This condition affects the bird’s head and neck usually, (and if baldness appears elsewhere, mites are the likeliest culprits). It’s a symptom of low vitamin D, which the bird can only get from sunlight. Placing the cage near a window for parts of the day (but avoiding direct sunlight if the finch has no shade to retreat to) will help. Some birds are more prone to vitamin D deficiency than others, and will lose their feathers regardless of your attempt to remedy the problem. Many live otherwise happy lives as the odd-one-out with the bald, vulture-like head.
Abnormal beak growth is rare, but if it strikes it causes a finch’s upper beak to extend like Pinocchio’s nose. The cause is usually dietary (but can, on rare occasions, be due to the Polyoma virus), and you need to make sure the bird is getting enough calcium and other minerals and vitamins. A mineral block permanently available in the cage, along with cuttlefish bone, should sort out the problem. A vet will need to trim the beak, so that the bird can feed properly.
An injured bird will have a hanging wing or leg. Finches have very fragile bones, like all birds, and a fit of flapping panic can cause fractures. If a bird is scared in the night it will flap blindly around the cage, and this is often the time when fractures occur. The chances of recovery depend on the severity and position of the break. A vet will apply a splint, and if you’re lucky the finch will be fully mended after a couple of weeks.
Colds and Chills
If there has been a constant fluctuation in room or cage temperature, an excess of damp, or a lot of draughts, finches can suffer what is often referred to as a cold or chill. These problems lower the bird’s immune system, making it more likely to succumb to other diseases. The condition is tricky to diagnose, though, as the symptoms closely resemble many other full-blown infections or viruses – i.e. lethargy, fluffed-up feathers, loss of appetite and loose droppings. If any of the environmental conditions mentioned above apply, it could well be a ‘cold’. The bird will need to be moved somewhere warm, and you should talk to a vet about appropriate antibiotics. You also need to make sure the problems with draught, temperature, etc, are addressed.
Check your birds for signs such as fluffed-up feathers and lethargy
These are commonest among fledgling birds. There are many things that can go wrong – chilly food lodging and turning sour (a condition called ‘sour crop’); crop impaction due to the ingestion of material such as sawdust, grit or paper; or slow crop transit due to dehydration. A vet will recommend a course of action, depending on the condition. This will range from an oral dose of oily liquid, to throat massage, or the crop equivalent of a laxative.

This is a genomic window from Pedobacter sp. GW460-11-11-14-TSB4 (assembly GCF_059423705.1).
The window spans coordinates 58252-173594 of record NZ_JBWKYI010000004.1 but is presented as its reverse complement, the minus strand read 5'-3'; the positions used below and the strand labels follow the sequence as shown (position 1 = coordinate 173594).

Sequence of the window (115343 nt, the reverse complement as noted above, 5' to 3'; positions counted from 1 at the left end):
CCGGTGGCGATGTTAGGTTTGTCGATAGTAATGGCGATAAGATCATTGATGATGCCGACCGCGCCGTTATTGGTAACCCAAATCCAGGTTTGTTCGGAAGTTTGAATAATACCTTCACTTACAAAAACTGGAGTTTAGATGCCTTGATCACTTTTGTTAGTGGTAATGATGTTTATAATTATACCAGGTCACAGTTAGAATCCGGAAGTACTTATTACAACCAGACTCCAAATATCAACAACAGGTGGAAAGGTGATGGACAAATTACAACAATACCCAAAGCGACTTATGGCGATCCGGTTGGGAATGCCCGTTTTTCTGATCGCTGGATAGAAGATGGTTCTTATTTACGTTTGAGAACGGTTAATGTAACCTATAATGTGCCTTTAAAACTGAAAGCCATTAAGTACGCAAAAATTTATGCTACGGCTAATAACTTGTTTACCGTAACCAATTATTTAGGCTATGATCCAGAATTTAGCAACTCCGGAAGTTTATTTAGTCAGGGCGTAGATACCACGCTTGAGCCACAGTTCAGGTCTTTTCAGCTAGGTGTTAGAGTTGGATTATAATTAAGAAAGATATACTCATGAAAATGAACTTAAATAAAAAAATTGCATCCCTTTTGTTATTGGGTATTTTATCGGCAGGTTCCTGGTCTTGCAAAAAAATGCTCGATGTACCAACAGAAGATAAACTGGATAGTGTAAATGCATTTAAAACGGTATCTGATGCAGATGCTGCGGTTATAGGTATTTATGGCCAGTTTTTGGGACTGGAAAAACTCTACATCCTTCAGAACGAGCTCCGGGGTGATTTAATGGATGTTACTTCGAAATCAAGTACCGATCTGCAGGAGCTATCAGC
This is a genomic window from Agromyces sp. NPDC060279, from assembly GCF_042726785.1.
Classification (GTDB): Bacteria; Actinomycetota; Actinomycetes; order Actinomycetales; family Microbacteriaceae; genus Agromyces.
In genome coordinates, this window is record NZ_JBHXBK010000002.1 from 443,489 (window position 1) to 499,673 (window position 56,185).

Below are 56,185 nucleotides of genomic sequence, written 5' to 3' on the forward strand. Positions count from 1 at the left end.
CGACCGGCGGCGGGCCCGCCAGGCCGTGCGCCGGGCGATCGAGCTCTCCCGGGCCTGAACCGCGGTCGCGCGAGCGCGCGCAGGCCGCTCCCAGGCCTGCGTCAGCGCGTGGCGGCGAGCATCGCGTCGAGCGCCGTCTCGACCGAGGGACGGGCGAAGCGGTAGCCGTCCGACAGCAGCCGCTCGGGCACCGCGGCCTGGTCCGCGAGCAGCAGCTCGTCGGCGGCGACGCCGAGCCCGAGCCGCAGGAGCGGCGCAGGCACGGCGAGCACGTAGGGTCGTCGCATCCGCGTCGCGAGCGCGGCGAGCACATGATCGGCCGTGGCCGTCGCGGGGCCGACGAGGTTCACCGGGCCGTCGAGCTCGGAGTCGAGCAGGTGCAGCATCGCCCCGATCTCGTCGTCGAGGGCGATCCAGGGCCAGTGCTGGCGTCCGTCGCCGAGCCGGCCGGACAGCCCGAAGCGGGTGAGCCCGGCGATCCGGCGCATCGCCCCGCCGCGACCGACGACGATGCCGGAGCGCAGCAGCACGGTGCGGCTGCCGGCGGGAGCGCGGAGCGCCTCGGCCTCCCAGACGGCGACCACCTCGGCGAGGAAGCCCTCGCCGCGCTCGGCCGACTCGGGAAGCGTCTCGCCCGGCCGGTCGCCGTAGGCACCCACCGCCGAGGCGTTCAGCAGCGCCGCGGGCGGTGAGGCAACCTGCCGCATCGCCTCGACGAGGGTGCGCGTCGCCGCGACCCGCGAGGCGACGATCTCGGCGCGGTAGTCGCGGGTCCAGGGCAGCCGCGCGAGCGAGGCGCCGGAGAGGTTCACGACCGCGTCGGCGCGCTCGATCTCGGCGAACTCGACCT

Also known as dystocia, this is when a bird is unable to lay its egg. Affected hens will squat on the floor of the cage, and show general signs of distress. The condition is brought about by poor diet resulting in a lack of calcium and oil (which a healthy finch derives from oily seeds), and seems most prevalent in cold weather. Prevention, as ever, is the best cure, as you can’t assist an egg-bound bird in laying the egg. Mixing cod liver oil with her usual foods sometimes helps. It’s a bit late to be upping the calcium, but adding crushed eggshells to her feed will do no harm. Some hens die in this state, others eventually pass the egg.
Any wound on a bird can become infected and lead to septicaemia (blood poisoning). This will swiftly finish off a finch. If you see any traces of blood on the birds or in the cage, make a visual examination to spot the wounded party. It could be a case of feather bleeding (see Feather Problems, below), but is more likely to be an injury. Any wound should be referred to a vet for antibiotics. Prevention is the best cure for this problem: make sure the cage is free of sharp or pointed objects that could lead to wounds.